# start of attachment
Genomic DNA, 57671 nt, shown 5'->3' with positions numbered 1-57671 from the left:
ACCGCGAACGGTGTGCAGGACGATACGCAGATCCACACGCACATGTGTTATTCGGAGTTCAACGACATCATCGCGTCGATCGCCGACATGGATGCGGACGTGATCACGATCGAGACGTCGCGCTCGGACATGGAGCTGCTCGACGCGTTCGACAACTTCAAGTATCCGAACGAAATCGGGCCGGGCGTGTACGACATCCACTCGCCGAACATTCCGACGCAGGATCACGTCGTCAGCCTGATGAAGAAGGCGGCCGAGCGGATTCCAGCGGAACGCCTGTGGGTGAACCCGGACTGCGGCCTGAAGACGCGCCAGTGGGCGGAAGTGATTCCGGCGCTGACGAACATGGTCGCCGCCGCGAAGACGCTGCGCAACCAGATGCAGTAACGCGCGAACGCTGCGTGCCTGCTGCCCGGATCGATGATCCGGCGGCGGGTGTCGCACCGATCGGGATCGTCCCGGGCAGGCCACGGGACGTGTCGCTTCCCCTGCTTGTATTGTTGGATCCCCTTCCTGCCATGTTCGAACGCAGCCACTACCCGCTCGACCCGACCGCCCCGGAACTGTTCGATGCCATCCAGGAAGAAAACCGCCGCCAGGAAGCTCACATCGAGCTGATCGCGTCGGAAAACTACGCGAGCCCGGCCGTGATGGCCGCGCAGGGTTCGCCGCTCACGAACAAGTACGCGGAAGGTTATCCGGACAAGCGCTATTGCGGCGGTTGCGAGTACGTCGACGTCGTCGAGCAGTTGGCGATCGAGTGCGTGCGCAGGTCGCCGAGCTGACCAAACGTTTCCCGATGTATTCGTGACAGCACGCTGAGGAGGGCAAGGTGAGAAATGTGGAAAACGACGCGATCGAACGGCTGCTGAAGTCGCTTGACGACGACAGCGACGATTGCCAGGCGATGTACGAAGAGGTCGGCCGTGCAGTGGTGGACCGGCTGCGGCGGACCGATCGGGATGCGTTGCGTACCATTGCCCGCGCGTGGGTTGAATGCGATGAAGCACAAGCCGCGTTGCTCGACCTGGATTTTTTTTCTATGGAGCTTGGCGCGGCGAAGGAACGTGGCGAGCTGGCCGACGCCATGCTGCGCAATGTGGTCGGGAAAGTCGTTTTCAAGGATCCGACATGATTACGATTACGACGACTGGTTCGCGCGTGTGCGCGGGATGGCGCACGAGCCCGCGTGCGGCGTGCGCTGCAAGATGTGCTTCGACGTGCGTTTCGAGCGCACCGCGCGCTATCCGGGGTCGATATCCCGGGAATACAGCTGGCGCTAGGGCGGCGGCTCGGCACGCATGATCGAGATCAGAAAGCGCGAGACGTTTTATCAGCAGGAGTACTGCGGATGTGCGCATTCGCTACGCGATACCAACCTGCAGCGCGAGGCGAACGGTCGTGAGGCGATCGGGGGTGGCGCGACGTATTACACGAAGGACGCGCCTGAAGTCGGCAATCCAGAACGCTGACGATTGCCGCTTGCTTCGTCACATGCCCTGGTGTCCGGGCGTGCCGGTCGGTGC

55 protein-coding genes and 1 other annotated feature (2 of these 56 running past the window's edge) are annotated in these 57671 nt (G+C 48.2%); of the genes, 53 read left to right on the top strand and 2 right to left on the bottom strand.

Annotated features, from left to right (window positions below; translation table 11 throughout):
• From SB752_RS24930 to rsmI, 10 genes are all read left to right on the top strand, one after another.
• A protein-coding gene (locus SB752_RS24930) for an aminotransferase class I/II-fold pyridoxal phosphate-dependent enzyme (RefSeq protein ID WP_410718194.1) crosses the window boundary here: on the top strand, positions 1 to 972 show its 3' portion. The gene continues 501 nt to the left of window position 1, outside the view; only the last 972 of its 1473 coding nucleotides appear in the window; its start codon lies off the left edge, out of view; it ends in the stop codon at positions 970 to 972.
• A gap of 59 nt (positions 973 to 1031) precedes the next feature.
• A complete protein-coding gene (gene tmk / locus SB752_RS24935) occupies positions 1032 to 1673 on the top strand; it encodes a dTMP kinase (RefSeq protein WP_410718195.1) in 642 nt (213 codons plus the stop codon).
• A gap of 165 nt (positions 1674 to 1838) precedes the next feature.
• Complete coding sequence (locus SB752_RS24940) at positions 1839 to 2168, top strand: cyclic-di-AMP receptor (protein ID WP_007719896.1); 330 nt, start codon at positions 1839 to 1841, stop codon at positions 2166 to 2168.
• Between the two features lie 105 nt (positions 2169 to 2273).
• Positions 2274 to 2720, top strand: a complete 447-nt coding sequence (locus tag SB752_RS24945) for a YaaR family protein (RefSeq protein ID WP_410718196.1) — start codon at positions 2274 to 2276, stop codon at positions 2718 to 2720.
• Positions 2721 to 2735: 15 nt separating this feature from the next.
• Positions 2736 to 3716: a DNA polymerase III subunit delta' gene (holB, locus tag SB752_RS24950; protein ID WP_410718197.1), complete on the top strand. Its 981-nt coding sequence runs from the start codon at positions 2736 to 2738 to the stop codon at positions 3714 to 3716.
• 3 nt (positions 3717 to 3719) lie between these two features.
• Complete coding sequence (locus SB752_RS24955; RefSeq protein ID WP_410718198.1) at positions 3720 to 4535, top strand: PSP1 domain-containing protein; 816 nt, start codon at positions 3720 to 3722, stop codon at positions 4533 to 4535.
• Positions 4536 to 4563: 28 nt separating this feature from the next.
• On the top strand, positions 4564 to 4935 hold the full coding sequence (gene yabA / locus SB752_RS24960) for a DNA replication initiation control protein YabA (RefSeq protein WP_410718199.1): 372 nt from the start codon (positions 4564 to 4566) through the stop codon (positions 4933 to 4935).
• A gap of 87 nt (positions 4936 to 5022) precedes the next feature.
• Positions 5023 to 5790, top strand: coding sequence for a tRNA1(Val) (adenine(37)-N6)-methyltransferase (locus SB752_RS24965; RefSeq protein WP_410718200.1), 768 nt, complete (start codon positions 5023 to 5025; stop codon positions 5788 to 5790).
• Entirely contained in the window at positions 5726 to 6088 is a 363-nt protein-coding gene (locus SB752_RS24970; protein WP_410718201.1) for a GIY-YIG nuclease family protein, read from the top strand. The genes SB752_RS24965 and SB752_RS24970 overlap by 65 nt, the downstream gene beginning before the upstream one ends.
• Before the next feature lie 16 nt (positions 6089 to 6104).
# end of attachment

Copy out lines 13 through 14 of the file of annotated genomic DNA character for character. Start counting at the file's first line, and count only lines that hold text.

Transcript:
• Positions 2721 to 2735: 15 nt separating this feature from the next.
• Positions 2736 to 3716: a DNA polymerase III subunit delta' gene (holB, locus tag SB752_RS24950; protein ID WP_410718197.1), complete on the top strand. Its 981-nt coding sequence runs from the start codon at positions 2736 to 2738 to the stop codon at positions 3714 to 3716.